MR. BUFFETT:  Well, I didn’t know that they weren’t going to be good investments, but I was concerned about the management at both Freddie Mac and Fannie Mae, although our holdings were concentrated in Fannie Mac.  They were trying to -– and proclaiming that they could increase earnings per share in some low double-digit range or something of the sort.  And any time a large financial institution starts promising regular earnings increases, you’re going to have trouble, you know?

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MR. BUFFETT:  Well, there was a failure of everybody, in one sense.  But the biggest failure is that they were unable to act contrary to the way humans act in these situations.  I mean, you could say regulation about their screaming about the fact you people are doing foolish things.  And, sure, regulators could have stopped it.  If the regulators said -- or Congress could have stopped it -- Freddie and Fannie.  If Freddie and Fannie had said, you know, “We will only accept mortgages with 30 percent down payments, verified income, and the payments can’t be more than 30 percent of your income,” you know, that would have stopped it.  But, you know, who can do that? 


MR. BONDI:  Do you think that if Fannie --


MR. BUFFETT:  In fact, I think if you recommend that as a course of a future mortgage action, you better get an unlisted phone number.





We will have other bubbles in the future.  I mean, there’s no question about it. 

I don’t think the President of the United States could have stopped it by rhetoric.  And I think any President of the United States had said, you know, “I am campaigning on a program of 30 percent down payments, verified income, and not more than  30…,” they might not have impeached him, but they sure as hell wouldn’t have reelected him.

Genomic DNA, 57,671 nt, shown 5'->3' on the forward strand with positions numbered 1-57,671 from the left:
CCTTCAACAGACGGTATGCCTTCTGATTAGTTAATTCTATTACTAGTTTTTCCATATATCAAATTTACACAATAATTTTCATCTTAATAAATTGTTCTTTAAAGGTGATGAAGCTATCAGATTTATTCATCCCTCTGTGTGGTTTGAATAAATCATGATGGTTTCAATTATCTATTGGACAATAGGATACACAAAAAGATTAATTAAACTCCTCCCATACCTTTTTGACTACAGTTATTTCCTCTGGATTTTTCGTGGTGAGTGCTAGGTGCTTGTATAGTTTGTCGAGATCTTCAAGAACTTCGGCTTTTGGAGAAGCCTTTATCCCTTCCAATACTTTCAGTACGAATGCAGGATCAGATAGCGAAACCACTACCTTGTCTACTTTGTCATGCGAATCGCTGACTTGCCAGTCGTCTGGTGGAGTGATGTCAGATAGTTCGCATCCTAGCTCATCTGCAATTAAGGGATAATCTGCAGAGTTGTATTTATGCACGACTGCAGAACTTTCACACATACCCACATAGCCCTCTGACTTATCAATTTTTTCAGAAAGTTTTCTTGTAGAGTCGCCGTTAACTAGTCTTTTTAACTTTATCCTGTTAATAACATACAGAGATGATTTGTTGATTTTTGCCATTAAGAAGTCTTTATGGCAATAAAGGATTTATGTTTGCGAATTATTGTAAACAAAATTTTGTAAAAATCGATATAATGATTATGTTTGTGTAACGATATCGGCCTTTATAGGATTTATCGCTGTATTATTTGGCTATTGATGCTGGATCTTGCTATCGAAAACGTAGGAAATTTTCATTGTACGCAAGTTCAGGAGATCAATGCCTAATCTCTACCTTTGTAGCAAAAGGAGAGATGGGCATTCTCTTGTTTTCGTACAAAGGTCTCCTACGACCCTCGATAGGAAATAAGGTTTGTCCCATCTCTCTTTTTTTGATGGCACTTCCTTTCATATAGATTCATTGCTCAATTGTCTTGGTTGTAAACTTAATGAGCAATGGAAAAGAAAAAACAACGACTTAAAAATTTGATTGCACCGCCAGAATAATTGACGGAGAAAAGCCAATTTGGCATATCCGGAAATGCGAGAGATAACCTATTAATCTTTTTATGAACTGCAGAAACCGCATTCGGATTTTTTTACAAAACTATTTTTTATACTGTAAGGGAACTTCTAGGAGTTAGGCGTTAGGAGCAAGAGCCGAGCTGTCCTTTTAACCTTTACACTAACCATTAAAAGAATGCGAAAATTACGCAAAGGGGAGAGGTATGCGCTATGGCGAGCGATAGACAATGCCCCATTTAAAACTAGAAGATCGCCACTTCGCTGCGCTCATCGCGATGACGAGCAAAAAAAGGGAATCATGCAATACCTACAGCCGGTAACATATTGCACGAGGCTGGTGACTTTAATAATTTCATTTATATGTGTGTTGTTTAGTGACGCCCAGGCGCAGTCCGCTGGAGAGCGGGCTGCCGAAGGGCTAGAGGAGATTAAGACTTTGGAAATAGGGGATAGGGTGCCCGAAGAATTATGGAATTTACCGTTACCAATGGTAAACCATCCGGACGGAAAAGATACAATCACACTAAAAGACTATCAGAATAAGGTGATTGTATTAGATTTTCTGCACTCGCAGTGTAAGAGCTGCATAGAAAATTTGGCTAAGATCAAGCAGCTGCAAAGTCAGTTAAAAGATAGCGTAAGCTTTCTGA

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All of those investment banking franchises, I believe that the compensation structure was essentially minimum, 45 percent, and net revenues was getting paid out in comp, some years even higher. 

Any opinion on that structure? 


MR. BUFFETT:  I can tell you it’s very hard to change.  I was at Solomon.  And it -- the nature of Wall Street is that, overall, it makes a lot of money relative to the number of people involved, relative to the IQ of the people involved, and relative to the energy expended. 

They work hard, they’re bright, but they aren’t –- they don’t work that much harder or that much brighter than somebody that, you know, is building a dam some place, or a whole lot of other jobs. 

But in a market system, it pays off very, very big, you know.  And in effect, you know, boxing pays off very big now compared to what it did when the only auditorium you had was 25,000 seats at Madison Square Garden.  And now you’ve got cable television, and so you can put a couple of, you know, lightweights who you’ll never hear of again out on Pay-Per-View, and they’ll get millions for it now.


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Buffett is a really bad speaker but the omissions he makes are just startling.



That interview should be in business schools across the world.



Here's days of interviews..raw and uncut...im a little surprised I haven't thought about listening to these earlier...truly the fact that we can have these recoding is a significant thing...James grant I think would agree...listen to his interview....there's some telling stuff in here